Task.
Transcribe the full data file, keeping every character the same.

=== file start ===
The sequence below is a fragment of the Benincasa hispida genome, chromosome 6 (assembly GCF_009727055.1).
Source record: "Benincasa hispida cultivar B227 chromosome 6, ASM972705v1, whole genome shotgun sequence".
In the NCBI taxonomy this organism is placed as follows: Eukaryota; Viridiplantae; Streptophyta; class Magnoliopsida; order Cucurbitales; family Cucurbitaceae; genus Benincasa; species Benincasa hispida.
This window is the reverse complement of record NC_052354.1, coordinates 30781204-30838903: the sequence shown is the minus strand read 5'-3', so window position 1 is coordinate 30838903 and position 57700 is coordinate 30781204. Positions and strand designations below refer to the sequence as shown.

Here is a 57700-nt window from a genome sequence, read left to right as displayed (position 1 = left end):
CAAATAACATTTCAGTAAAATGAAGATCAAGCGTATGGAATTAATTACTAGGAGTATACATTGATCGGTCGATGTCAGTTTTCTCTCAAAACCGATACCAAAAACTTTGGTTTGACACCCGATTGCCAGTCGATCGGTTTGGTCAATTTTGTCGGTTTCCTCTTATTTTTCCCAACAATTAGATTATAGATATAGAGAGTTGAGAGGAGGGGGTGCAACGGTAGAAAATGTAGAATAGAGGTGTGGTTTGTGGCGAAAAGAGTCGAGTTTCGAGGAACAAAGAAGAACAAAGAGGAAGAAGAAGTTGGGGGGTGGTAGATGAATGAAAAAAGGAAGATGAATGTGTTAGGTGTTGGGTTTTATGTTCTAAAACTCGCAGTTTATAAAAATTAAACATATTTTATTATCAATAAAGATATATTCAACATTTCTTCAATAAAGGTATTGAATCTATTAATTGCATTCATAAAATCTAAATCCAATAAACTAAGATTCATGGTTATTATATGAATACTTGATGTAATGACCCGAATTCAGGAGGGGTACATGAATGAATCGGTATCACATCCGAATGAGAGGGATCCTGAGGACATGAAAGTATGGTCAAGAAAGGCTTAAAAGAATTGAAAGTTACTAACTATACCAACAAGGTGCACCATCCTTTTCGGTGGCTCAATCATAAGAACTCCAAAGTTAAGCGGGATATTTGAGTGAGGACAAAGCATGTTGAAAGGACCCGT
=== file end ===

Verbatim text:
The sequence below is a fragment of the Benincasa hispida genome, chromosome 6 (assembly GCF_009727055.1).
Source record: "Benincasa hispida cultivar B227 chromosome 6, ASM972705v1, whole genome shotgun sequence".
In the NCBI taxonomy this organism is placed as follows: Eukaryota; Viridiplantae; Streptophyta; class Magnoliopsida; order Cucurbitales; family Cucurbitaceae; genus Benincasa; species Benincasa hispida.
This window is the reverse complement of record NC_052354.1, coordinates 30781204-30838903: the sequence shown is the minus strand read 5'-3', so window position 1 is coordinate 30838903 and position 57700 is coordinate 30781204. Positions and strand designations below refer to the sequence as shown.

Here is a 57700-nt window from a genome sequence, read left to right as displayed (position 1 = left end):
CAAATAACATTTCAGTAAAATGAAGATCAAGCGTATGGAATTAATTACTAGGAGTATACATTGATCGGTCGATGTCAGTTTTCTCTCAAAACCGATACCAAAAACTTTGGTTTGACACCCGATTGCCAGTCGATCGGTTTGGTCAATTTTGTCGGTTTCCTCTTATTTTTCCCAACAATTAGATTATAGATATAGAGAGTTGAGAGGAGGGGGTGCAACGGTAGAAAATGTAGAATAGAGGTGTGGTTTGTGGCGAAAAGAGTCGAGTTTCGAGGAACAAAGAAGAACAAAGAGGAAGAAGAAGTTGGGGGGTGGTAGATGAATGAAAAAAGGAAGATGAATGTGTTAGGTGTTGGGTTTTATGTTCTAAAACTCGCAGTTTATAAAAATTAAACATATTTTATTATCAATAAAGATATATTCAACATTTCTTCAATAAAGGTATTGAATCTATTAATTGCATTCATAAAATCTAAATCCAATAAACTAAGATTCATGGTTATTATATGAATACTTGATGTAATGACCCGAATTCAGGAGGGGTACATGAATGAATCGGTATCACATCCGAATGAGAGGGATCCTGAGGACATGAAAGTATGGTCAAGAAAGGCTTAAAAGAATTGAAAGTTACTAACTATACCAACAAGGTGCACCATCCTTTTCGGTGGCTCAATCATAAGAACTCCAAAGTTAAGCGGGATATTTGAGTGAGGACAAAGCATGTTGAAAGGACCCGT